Security vulnerabilities in Internet Explorer regularly make headlines all over the country; most notably, Penn State recently began to encourage users on their network to stop using Explorer altogether. Microsoft's program of releasing free security patches draws some praise for the company's sense of responsibility, but leaves experts and average users alike questioning the browser's safety. Are these the concerns of over-anxious prophets of technological doom? Not necessarily. While it is possible to configure Explorer to be reasonably secure, IT Security Coordinator Bob Ono notes that, "doing so requires some careful consideration and most end-users avoid it as the process can be confusing." The most practical solution is to make a different browser your primary one and keep Explorer on hand in case you need it to access certain pages that can only be viewed in IE.
Fortunately, IT Express, the campus computing help desk, has recently taken the step of providing technical support for several additional browsers, including Apple's Safari, the Mozilla suite (which includes a browser), and Mozilla's standalone browser Firefox. What's more, according to IT Express, campus computer services should function with these browsers.
It should be noted that adding a new browser does not require removing Explorer, and there are reasons not to do so. Windows users, in fact, cannot actually delete Internet Explorer because it is an essential part of the operating system, and Windows Update uses a special feature of IE called ActiveX that other browsers do not support. Even Mac users may want to keep Explorer (though Microsoft has stopped supporting the Mac version) as some Web sites do not work with other browsers.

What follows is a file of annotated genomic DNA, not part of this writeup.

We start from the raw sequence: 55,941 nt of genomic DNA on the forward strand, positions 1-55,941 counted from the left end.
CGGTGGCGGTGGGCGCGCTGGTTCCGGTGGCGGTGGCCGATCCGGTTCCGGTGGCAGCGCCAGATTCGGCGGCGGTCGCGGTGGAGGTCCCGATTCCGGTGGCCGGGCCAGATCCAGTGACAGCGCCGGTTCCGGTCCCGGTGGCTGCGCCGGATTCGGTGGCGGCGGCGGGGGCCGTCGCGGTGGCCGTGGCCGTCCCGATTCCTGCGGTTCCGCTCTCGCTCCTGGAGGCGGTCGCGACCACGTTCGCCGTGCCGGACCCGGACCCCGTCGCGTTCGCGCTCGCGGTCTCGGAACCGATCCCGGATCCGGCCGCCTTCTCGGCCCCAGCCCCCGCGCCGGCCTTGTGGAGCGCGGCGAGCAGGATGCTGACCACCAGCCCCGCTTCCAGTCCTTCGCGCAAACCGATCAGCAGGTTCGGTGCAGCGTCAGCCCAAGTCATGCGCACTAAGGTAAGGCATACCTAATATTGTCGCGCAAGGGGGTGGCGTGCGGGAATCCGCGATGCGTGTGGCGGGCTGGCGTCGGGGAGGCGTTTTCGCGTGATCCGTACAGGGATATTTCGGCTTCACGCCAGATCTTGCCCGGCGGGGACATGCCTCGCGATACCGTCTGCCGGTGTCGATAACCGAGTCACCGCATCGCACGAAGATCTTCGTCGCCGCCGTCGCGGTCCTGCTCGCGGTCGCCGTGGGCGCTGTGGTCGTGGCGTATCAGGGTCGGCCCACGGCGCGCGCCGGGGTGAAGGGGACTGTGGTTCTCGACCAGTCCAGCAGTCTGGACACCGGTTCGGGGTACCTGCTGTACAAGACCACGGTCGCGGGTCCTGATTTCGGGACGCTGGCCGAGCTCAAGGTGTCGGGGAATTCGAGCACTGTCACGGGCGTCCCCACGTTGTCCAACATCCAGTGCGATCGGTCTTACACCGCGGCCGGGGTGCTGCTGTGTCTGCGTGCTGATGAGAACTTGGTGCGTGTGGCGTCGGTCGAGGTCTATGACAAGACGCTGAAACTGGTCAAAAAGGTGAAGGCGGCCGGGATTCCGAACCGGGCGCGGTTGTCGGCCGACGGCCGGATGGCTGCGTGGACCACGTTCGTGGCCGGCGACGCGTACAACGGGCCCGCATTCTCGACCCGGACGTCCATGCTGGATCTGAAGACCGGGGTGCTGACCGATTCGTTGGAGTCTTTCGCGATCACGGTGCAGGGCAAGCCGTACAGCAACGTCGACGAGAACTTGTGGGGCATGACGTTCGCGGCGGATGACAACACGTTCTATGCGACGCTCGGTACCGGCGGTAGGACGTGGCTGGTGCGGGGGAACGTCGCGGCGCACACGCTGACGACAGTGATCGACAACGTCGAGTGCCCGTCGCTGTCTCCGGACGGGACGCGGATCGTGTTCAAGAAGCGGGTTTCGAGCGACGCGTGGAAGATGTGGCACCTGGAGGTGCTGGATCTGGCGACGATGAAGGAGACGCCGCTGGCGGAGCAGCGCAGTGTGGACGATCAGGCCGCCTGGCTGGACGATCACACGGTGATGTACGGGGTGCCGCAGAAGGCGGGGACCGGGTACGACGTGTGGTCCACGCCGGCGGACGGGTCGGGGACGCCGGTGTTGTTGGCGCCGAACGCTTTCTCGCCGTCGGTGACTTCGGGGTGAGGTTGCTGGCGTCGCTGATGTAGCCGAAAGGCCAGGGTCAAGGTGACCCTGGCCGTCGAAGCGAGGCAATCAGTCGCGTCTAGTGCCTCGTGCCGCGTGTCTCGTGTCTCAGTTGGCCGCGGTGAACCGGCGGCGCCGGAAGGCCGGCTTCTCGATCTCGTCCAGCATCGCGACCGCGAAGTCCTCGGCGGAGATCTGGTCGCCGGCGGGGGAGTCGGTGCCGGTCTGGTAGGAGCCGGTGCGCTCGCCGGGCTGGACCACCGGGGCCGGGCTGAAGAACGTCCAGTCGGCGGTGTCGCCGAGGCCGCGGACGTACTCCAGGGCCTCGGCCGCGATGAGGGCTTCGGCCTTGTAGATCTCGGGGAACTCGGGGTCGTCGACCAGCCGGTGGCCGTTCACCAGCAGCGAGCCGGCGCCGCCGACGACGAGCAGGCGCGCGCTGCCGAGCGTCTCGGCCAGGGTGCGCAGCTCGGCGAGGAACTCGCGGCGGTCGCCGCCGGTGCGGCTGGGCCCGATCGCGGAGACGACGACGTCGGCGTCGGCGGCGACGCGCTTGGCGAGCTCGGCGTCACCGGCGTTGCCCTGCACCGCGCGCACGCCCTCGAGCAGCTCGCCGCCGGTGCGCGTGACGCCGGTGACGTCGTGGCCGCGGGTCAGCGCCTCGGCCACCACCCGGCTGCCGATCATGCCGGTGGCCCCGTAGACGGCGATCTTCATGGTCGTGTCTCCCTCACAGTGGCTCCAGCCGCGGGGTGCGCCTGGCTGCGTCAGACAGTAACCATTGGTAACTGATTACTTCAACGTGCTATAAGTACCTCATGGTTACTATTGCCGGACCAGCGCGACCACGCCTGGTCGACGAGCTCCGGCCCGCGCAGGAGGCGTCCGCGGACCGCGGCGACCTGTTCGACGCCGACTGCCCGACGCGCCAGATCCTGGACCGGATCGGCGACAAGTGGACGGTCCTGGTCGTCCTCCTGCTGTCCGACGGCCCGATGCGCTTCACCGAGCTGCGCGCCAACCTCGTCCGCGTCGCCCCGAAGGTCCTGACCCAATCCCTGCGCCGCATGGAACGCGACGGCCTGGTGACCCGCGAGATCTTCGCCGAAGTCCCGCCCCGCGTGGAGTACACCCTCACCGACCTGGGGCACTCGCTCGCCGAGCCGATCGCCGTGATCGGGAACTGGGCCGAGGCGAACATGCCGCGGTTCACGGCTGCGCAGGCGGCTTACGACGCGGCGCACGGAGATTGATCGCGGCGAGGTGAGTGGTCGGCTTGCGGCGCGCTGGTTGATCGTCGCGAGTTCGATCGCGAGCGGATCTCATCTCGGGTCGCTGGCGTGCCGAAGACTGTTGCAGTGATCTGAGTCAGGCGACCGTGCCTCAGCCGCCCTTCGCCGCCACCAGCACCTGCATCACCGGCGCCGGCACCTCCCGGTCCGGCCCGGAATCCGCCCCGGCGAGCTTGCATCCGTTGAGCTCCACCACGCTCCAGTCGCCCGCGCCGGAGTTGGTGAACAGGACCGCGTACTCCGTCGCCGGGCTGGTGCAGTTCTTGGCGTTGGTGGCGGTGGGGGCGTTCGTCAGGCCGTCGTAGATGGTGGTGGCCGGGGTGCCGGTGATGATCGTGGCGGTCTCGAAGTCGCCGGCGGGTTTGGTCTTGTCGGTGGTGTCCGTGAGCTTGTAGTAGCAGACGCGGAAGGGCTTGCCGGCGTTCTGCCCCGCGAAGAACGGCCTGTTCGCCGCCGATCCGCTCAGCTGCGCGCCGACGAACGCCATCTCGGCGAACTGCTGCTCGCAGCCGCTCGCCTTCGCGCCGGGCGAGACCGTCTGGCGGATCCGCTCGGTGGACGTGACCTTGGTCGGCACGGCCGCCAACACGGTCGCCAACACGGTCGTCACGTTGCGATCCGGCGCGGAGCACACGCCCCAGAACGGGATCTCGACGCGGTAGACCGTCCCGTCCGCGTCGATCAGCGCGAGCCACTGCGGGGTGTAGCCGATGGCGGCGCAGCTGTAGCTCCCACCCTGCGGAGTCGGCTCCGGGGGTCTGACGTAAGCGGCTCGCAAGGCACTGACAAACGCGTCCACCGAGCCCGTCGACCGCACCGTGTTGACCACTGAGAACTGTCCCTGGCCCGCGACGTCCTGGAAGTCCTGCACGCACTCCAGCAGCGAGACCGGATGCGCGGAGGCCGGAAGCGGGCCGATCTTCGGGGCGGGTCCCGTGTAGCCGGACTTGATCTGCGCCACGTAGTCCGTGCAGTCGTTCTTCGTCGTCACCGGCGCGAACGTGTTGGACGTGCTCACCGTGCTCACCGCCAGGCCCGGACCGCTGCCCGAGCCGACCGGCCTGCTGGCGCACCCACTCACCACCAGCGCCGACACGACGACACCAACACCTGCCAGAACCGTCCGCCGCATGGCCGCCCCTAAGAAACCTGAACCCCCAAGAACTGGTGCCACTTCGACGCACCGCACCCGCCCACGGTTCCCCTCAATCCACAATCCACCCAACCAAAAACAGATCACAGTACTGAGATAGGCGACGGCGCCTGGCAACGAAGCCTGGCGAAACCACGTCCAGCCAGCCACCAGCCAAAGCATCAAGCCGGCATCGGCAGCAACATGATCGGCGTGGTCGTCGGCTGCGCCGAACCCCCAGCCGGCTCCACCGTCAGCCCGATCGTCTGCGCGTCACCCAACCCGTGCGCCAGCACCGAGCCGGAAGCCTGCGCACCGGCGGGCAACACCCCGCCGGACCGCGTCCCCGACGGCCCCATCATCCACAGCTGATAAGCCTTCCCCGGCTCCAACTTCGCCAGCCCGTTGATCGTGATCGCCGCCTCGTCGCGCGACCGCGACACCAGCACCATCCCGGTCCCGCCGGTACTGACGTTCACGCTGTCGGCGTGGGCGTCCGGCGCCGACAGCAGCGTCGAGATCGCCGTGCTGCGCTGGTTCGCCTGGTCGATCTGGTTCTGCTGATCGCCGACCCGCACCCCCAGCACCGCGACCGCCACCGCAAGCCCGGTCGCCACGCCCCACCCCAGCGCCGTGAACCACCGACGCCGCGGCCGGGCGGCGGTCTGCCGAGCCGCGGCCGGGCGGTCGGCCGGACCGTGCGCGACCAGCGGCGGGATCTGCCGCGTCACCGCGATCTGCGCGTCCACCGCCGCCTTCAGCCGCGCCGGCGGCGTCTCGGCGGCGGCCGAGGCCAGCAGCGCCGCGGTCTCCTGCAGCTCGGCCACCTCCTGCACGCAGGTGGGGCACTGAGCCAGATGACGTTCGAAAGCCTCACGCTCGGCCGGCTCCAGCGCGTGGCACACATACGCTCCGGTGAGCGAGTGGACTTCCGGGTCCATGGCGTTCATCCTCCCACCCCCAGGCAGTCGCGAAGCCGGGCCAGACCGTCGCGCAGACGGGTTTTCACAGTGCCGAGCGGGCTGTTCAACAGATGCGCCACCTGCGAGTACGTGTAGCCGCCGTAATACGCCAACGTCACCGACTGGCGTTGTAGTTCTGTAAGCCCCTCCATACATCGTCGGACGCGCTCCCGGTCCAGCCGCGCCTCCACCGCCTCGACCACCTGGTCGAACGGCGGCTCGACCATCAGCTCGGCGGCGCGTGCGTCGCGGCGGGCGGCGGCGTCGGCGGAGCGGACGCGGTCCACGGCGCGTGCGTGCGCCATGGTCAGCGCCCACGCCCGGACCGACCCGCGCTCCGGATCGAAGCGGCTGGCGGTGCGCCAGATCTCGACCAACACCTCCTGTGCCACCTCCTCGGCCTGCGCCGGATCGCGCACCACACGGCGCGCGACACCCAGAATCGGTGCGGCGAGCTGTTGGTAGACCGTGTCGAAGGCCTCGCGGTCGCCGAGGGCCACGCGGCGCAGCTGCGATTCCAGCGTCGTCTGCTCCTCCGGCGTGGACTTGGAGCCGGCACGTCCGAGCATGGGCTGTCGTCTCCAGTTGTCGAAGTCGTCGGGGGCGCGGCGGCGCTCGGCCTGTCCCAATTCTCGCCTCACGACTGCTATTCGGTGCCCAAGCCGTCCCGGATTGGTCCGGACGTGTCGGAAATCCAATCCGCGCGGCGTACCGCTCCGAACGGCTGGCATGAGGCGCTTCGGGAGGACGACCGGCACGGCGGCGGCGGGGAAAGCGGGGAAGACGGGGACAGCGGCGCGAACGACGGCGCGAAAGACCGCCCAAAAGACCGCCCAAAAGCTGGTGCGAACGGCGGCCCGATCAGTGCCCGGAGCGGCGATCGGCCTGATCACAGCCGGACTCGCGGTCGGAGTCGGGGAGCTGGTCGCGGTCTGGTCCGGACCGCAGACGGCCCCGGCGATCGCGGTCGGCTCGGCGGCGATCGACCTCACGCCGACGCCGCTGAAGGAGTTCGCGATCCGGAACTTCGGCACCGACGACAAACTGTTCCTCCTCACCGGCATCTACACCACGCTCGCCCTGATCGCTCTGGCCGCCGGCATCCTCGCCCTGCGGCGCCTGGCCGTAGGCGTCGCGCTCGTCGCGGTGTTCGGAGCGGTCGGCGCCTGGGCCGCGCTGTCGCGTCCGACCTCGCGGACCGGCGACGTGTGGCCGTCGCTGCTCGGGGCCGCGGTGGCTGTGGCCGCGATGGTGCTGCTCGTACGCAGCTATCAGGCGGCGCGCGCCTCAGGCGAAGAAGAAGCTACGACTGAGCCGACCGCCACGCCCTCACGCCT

If you choose to add another browser or to switch altogether, you should first conduct research on the various models, says Ono, because the choices can be overwhelming; typing "Web browser" into Google, for instance, brings up 15 different programs in the first three pages of results.
One major criterion you should consider is whether the browser is maintained by a company--such as Netscape and Apple--that repairs bugs and provides regular updates; because all browsers need updates, you should regularly check to make sure that you have the latest version. Finally, users can enable certain options that make a browser more or less secure, so you should learn about your new browser's safety features. It's worth noting that all of the browsers mentioned in this article are available free. Most new Macintoshes come with Safari installed, and users of older Macs can download it at www.apple.com/safari. Mozilla and Firefox can be obtained from www.mozilla.org, and Mozilla itself is available on the MyUCDavis Software page.
In addition to increased security, other browsers may have useful features that Explorer lacks. One of the most popular is "tabbed" browsing—loading multiple Web pages in the same window to save screen space. Many also block pop-up windows and offer a search bar (a feature available in Explorer with the Google Toolbar plug-in).
All Around Security
Whichever you choose, a browser itself will not make your computing secure, though it will help. Installing and maintaining the right browser is an important step toward keeping your computer safe, but computer security is a complex process that ultimately depends upon you, as a user, making the right decisions. You can find further help in your effort to keep your computer safe by consulting "Ten Steps to Safe Computing" found at http://security.ucdavis.edu/security101.cfm.